A Florida FM station’s CP extension request was denied after the station failed to properly prove its construction efforts were impeded by Hurricane Michael.
Back in May 2015, the Federal Communications Commission granted a construction permit to Florida Community Radio, permittee of WRBD(FM) in Horseshoe Beach, Fla., for a three-year-term expiring in May 2018. In April of that year, FCR filed a request to extend the date of its construction permit deadline by arguing that construction was delayed due to Hurricane Irma in September 2017. Also, due to the FCCs recent elimination of the main studio rule, FCR argued that it no longer would be required to build a main studio in Horseshoe Beach. Instead, it requested to apply for a studio-to-transmitter link license to deliver content from its new main studio location to the transmitter site. The Media Bureau agreed and extended the waiver of the construction permit by six months to November 2018.
Then came hurricane Number 2. In October 2018, FCR requested a second tolling based on construction delays caused by Hurricane Michael, which landed near Horseshoe Beach in October 2018. The bureau granted that request and extended the permit another six months.
FCR then asked for additional construction time to perform a structural analysis through a Request for Extension for Tolling. The station wanted to perform an analysis to determine whether to place its power lines underground instead of on a power pole and to determine the impact of a future storm on the station’s antenna.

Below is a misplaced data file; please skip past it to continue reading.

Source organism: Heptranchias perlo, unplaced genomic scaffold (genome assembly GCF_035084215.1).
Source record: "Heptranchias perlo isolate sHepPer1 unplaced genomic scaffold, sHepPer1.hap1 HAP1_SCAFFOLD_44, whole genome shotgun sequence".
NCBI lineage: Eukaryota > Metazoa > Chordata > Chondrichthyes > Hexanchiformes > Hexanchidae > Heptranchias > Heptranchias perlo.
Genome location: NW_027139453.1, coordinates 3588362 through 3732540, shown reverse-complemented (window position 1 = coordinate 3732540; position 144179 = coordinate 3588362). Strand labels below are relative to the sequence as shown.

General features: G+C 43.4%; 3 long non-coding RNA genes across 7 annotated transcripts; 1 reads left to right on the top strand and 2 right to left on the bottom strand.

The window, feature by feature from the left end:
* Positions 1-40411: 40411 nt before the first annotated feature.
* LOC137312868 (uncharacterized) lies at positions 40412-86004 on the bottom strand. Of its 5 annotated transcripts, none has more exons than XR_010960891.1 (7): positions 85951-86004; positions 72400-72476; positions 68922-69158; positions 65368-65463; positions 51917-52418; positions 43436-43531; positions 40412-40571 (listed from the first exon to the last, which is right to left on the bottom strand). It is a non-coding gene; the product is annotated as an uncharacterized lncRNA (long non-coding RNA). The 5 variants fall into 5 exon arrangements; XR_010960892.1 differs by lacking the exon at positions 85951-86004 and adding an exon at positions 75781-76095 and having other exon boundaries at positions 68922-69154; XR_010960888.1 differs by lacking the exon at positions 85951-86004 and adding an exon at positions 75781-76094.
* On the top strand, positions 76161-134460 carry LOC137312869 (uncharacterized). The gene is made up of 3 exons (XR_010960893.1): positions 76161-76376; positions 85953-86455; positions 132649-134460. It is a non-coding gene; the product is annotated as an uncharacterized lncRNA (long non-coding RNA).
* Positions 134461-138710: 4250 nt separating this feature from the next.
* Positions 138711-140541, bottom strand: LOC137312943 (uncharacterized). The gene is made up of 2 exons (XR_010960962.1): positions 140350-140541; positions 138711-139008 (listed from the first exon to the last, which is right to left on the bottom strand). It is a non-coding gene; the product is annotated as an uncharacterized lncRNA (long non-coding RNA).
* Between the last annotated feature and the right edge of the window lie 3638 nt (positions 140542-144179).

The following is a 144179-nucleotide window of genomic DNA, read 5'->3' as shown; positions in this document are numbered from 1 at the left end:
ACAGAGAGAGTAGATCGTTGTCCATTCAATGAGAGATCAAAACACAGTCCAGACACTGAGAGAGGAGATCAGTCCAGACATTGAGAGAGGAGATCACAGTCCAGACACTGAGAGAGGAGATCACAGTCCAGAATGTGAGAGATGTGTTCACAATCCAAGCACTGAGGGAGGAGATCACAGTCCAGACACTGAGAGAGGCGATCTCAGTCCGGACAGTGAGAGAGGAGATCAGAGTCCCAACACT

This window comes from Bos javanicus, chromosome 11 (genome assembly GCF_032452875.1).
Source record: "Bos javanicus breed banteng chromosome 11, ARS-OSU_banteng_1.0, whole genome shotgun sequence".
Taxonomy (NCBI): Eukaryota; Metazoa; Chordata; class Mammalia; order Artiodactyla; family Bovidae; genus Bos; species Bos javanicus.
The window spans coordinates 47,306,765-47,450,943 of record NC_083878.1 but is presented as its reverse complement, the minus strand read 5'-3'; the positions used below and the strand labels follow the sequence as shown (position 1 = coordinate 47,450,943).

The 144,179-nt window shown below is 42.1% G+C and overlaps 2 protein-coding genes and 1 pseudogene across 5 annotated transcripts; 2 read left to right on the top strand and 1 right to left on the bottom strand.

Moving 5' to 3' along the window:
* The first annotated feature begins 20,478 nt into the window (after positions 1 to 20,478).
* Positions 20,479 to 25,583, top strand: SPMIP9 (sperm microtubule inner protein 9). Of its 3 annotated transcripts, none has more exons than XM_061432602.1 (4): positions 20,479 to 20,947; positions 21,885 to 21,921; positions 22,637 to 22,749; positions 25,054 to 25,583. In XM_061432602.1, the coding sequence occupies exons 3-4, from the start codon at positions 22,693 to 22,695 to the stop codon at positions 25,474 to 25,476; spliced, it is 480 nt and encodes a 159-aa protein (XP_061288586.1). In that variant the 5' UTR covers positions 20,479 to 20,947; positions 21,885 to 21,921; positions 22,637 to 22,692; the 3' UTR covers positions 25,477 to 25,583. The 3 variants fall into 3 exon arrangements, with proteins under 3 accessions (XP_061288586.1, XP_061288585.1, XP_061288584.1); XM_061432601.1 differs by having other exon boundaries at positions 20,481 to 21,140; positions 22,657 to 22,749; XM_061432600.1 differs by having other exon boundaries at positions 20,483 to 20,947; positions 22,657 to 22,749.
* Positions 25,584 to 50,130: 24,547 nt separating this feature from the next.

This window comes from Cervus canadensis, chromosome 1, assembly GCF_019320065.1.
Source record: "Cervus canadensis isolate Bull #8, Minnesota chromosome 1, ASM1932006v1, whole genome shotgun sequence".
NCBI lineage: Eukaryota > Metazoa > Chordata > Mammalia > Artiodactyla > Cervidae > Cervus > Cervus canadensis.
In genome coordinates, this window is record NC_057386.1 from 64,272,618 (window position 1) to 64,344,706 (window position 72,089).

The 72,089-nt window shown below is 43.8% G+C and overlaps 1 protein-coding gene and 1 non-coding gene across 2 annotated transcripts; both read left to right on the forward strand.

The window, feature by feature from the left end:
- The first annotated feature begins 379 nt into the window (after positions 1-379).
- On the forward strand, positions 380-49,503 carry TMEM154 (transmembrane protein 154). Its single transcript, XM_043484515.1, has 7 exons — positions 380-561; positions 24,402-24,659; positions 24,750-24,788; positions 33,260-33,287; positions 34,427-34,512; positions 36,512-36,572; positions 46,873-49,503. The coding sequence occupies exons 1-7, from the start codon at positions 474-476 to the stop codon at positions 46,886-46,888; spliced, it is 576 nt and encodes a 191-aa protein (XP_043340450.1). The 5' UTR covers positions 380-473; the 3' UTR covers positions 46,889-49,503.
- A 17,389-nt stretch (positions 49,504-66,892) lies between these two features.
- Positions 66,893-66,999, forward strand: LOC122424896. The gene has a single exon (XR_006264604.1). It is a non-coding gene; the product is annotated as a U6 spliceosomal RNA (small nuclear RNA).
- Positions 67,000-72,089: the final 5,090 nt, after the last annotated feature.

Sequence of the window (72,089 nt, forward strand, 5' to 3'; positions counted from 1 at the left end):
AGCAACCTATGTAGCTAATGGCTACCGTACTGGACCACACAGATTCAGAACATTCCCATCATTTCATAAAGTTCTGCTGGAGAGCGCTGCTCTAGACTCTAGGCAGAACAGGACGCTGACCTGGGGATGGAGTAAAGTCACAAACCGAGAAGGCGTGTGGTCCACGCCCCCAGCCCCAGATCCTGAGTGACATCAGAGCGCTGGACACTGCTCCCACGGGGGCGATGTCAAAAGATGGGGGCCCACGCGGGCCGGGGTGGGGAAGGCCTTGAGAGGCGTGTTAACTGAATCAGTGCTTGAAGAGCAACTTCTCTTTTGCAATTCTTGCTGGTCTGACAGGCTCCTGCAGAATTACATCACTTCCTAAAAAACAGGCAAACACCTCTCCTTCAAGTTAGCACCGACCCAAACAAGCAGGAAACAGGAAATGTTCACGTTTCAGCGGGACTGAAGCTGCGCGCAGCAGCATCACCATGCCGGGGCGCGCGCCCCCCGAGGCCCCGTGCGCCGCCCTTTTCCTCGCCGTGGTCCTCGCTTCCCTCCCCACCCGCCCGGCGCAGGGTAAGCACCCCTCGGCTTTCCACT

But before agreeing, the Media Bureau asked for more specific information regarding construction delays. It wanted to see a direct connection between Hurricane Michael and the permittee’s inability to construct the station. But according to the bureau, no detailed information was forthcoming from FCR.
As a result, the bureau denied additional tolling for FCR to conduct the requested studies.
The reason? The bureau said that FCR failed to demonstrate that delay in construction was directly related to the prior storm. It also said that any electrical service studies should have taken place earlier. Plus, the bureau noted that any type of Act of God encumbrance, like a hurricane, only applies when the permittee can demonstrate that construction progress was impossible.
In a follow up response, the licensee said — for the first time — that Hurricanes Irma and Michael prevented construction of the station because they created long wait times for contractors to construct the facility. But the lateness of that response led to the bureau dismissing the petition because “it relies on new arguments not previously presented to the bureau,” the commission said.
In addition, the bureau only considers petitions for reconsideration when the petitioner shows either an error in the original order or raises new facts not known or existing at the time. “Here, FCR has neither demonstrated that the [bureau] erred in denying tolling to conduct studies on the effect of future storms, nor provided additional facts that were not known at the time of FCR’s [request].”
As a result, the bureau denied FCR’s petition.